Deciblog: Do you speak any Japanese?
Timmy: Nah, I wish. Took classes for a minute but got busy and didn’t go back.

deciblog - chaosintejas2012-2

Deciblog: Is CIT something you do full time, year round? If not, what do you do otherwise?
Timmy: I’m a booking agent at Ground Control Touring. That’s my real job so to speak.
Deciblog: How long does it take to put together the line up each year, generally speaking?
Timmy: Kind of the whole year off and on. Like a lot of the bands playing this year I was working on for last year and they didn’t happen, so they just got pushed up to this year.
Deciblog: How difficult was it to coordinate the fest once it moved to using multiple venues around downtown?
Timmy: I mean of course more work but since i deal with all of those venues year around it’s not so bad
they are all great and know how to run their own shows which helps a lot and all are super close to each other.

deciblog - chaosintejas2011

Deciblog: What bands are still on your “bucket list” that you’d like to bring to CIT?
Timmy: Not a ton honestly: Motorhead, Gauze, the Feelies…hmmmmm i’m sure more
Deciblog: What’s been your most memorable or interesting CIT moment?
Timmy: Memorable is hard with so many. I mean it’s fun to put together my dream line ups, but i think maybe Cock Sparrer and Bastard. They are 2 of my all time favorite bands. Bastard had never played the US ever and Cock Sparrer had never played Texas ever and had been like 15 years since they played the US even. I had never seen either and both were dreams come true.
Deciblog: How much are you able to balance out having to work all weekend with taking the time to see the bands you want to see?
Timmy: Def running around all weekend, but I make time to see the stuff I have never seen or really love
Deciblog: What do you feel CIT does differently than other fests?
Timmy: I guess one way it’s mostly different is it’s a bunch of stuff you can’t normally see, one offs and reunions. I try and make it special. Also, I love that it’s all in clubs with no big outside stage. Music like stuff on Chaos doesn’t need to be outside at 2pm.

Decibrity Playlist: Kings Destroy

By: zach.smith Posted in: featured, interviews, listen, lists On: Thursday, May 30th, 2013


As someone who takes the subway every day, I’m disappointed in myself for never having thought to pair albums with various lines. So I give loads of credit to Kings Destroy vocalist Steve Murphy for not only coming up with the idea (not to mention his preference for express trains and disdain for the L), but executing it. As you’ll quickly figure out, his band’s roots stem from the very city whose subway cars he has obviously spent a lot of time riding. So, in honor of A Time Of Hunting, the band’s latest record that was just released on Sanford Parker and Bruce Lamont’s War Crime Recordings, we welcome you to ride along with him through four of the five boroughs. Feel free to listen along here.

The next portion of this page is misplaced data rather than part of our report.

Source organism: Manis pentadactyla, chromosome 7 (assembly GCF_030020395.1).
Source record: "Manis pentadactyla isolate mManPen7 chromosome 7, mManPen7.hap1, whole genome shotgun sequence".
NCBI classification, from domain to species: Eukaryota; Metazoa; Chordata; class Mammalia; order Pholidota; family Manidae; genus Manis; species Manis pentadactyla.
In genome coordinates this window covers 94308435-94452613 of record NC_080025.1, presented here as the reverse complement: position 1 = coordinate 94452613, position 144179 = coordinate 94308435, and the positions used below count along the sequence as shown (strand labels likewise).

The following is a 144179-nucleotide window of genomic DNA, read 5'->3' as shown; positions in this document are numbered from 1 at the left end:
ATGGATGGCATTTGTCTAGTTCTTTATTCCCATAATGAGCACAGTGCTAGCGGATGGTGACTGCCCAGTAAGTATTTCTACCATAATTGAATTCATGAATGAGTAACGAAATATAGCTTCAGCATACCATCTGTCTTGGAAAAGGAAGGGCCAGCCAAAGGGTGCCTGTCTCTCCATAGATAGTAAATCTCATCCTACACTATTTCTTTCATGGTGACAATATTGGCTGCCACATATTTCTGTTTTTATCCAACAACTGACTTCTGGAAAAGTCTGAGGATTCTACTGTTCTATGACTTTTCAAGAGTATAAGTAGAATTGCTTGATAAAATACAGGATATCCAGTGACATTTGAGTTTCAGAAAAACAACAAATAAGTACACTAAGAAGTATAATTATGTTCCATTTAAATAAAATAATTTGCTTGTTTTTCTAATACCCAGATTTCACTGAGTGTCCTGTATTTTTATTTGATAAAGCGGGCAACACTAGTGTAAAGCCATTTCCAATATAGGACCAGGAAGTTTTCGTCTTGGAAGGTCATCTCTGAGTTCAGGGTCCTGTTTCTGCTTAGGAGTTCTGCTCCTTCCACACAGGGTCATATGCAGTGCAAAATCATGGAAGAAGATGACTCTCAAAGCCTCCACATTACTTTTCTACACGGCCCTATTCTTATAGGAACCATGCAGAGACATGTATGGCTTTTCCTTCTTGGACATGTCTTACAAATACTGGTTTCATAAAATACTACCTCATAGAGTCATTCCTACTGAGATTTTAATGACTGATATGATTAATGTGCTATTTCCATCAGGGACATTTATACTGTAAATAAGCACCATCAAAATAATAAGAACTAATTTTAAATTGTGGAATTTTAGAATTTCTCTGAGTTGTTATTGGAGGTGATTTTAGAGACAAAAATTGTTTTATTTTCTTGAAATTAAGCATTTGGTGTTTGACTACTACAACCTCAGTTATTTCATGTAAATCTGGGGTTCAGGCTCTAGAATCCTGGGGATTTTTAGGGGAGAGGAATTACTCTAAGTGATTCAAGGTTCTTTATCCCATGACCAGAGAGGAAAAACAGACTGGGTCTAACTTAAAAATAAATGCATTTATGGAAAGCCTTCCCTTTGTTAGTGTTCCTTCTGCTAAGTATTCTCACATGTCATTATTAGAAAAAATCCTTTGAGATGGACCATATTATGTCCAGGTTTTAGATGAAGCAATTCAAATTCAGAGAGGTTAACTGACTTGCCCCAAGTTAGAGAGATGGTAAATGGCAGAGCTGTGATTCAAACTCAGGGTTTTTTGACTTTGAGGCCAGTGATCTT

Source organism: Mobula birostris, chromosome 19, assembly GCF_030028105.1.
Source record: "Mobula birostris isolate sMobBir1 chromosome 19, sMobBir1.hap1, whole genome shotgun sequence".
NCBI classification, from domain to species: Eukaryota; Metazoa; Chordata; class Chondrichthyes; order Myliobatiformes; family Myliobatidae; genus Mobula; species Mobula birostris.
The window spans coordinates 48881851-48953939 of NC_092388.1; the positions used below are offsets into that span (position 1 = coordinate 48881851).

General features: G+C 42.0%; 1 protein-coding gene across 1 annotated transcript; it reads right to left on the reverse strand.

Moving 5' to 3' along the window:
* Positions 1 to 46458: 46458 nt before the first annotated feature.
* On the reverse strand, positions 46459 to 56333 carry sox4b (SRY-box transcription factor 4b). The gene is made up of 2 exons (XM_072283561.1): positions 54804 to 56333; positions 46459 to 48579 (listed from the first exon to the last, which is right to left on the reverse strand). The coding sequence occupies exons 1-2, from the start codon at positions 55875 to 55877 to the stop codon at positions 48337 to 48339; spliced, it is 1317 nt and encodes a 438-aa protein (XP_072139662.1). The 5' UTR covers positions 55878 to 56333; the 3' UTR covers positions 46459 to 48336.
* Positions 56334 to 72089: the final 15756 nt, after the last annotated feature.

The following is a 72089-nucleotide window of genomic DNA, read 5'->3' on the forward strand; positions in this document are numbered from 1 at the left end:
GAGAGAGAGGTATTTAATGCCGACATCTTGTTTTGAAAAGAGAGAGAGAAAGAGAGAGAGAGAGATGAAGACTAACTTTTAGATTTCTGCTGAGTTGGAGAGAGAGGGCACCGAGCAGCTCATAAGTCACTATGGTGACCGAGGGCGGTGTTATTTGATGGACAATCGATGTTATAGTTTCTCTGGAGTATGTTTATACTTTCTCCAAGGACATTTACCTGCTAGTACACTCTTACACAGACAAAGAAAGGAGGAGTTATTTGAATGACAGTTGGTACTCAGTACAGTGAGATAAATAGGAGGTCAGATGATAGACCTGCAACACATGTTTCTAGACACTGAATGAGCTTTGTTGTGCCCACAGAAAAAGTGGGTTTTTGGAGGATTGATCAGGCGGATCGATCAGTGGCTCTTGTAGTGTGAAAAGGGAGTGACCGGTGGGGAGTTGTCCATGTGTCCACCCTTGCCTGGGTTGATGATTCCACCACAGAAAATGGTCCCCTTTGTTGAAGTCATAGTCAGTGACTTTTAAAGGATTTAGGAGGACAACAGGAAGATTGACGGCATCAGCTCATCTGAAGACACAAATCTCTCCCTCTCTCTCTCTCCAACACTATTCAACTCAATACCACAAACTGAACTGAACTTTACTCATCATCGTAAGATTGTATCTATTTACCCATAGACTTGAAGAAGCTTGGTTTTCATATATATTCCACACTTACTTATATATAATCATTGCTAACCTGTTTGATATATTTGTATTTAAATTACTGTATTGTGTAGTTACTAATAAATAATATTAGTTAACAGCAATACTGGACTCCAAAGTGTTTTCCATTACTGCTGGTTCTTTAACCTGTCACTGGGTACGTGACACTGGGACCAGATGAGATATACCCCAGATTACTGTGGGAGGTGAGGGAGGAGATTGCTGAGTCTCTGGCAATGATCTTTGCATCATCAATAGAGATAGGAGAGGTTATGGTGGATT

Void/Faith–Split (1982)
D train
The D train runs express in the Bronx. If you stand up front and look out the window at the tracks rolling by at 50 mph, you see SMITH and SANE spray painted on every single I-beam. SANE bombed the Brooklyn Bridge before passing away too young. His brother SMITH is a living legend. This album, especially the Void part with its raw, noisy, discordant and shockingly dark tones, from 1982 is a perfect way to spend time on the subway.


Bl’ast!–The Power Of Expression (1986)
4 train
These guys produced some of the most crushing music of the era. Again discordant but organized and thoughtful at the same time, juxtaposing deeply thoughtful songs like “The Future” with angry punk/surf songs like “Surf and Destroy”. They blew people away with their loud CBGB matinee. I took the 4 train there that day. It ruled.

Melvins–Stag (1996)
N train